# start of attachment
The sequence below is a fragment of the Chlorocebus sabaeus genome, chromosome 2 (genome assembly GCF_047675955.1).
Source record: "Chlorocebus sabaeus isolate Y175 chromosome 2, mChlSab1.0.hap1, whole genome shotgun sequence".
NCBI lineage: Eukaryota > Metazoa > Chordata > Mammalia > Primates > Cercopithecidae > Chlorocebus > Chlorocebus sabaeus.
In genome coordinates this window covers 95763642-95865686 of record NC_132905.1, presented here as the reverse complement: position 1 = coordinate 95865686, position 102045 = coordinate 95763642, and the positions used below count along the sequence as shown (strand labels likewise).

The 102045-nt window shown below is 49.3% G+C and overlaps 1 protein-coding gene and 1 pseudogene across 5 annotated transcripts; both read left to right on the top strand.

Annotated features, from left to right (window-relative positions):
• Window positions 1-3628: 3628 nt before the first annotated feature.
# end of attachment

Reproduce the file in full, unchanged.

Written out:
The sequence below is a fragment of the Chlorocebus sabaeus genome, chromosome 2 (genome assembly GCF_047675955.1).
Source record: "Chlorocebus sabaeus isolate Y175 chromosome 2, mChlSab1.0.hap1, whole genome shotgun sequence".
NCBI lineage: Eukaryota > Metazoa > Chordata > Mammalia > Primates > Cercopithecidae > Chlorocebus > Chlorocebus sabaeus.
In genome coordinates this window covers 95763642-95865686 of record NC_132905.1, presented here as the reverse complement: position 1 = coordinate 95865686, position 102045 = coordinate 95763642, and the positions used below count along the sequence as shown (strand labels likewise).

The 102045-nt window shown below is 49.3% G+C and overlaps 1 protein-coding gene and 1 pseudogene across 5 annotated transcripts; both read left to right on the top strand.

Annotated features, from left to right (window-relative positions):
• Window positions 1-3628: 3628 nt before the first annotated feature.